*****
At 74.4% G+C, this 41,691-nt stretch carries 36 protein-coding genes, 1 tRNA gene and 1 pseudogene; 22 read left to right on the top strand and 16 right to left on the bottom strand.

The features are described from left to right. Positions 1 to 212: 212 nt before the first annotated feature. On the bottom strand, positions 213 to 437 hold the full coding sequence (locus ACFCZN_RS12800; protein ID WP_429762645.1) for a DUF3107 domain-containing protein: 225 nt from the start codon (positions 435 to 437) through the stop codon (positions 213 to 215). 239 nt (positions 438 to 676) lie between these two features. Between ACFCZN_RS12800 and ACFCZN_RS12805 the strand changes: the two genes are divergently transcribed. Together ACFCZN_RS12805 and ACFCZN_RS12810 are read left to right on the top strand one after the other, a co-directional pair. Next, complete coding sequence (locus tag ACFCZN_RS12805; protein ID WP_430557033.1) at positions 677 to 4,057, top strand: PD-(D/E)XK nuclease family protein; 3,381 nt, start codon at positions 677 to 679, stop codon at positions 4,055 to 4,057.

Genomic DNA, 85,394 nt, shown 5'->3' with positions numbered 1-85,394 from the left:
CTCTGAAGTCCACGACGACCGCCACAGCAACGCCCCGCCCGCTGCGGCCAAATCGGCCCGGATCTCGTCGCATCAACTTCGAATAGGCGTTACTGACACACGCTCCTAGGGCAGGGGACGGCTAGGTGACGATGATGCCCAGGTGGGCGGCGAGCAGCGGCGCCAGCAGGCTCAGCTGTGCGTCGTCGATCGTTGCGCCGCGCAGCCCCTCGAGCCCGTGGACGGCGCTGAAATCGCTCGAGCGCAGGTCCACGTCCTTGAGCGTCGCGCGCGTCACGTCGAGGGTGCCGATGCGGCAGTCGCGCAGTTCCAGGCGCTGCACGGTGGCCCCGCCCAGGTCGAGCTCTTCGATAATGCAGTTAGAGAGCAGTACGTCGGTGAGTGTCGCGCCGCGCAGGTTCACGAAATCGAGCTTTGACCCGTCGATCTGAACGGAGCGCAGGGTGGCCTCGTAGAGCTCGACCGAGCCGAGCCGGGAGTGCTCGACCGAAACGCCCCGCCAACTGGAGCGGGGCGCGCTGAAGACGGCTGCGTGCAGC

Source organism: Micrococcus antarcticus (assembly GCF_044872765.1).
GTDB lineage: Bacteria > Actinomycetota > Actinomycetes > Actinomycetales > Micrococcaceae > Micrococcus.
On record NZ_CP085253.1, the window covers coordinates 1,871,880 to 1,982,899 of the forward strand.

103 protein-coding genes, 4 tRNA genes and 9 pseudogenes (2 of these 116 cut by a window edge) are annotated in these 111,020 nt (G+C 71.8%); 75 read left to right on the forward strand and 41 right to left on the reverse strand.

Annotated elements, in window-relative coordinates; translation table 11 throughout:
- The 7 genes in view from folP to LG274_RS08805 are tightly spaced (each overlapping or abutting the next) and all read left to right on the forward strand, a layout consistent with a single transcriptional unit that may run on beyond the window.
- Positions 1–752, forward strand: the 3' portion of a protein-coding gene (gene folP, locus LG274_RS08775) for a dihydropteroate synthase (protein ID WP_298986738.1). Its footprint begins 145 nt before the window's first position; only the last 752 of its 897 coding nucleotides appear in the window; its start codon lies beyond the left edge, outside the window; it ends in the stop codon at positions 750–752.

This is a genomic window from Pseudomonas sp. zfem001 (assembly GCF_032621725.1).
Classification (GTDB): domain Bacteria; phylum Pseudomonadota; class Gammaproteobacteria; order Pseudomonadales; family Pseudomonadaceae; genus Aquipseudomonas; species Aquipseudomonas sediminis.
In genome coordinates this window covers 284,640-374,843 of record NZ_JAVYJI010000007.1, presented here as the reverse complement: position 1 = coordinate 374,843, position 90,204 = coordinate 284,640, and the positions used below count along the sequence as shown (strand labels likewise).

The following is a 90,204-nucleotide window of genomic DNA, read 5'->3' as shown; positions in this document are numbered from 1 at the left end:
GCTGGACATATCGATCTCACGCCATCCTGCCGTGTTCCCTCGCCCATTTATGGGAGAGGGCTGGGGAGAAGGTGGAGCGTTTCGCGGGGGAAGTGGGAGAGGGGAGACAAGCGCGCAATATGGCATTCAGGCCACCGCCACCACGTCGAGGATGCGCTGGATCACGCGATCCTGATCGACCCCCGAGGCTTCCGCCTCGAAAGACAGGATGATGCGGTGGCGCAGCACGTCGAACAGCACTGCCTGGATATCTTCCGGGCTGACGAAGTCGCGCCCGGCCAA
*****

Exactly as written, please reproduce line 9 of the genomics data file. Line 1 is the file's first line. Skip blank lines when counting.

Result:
Annotated elements, in window-relative coordinates; translation table 11 throughout: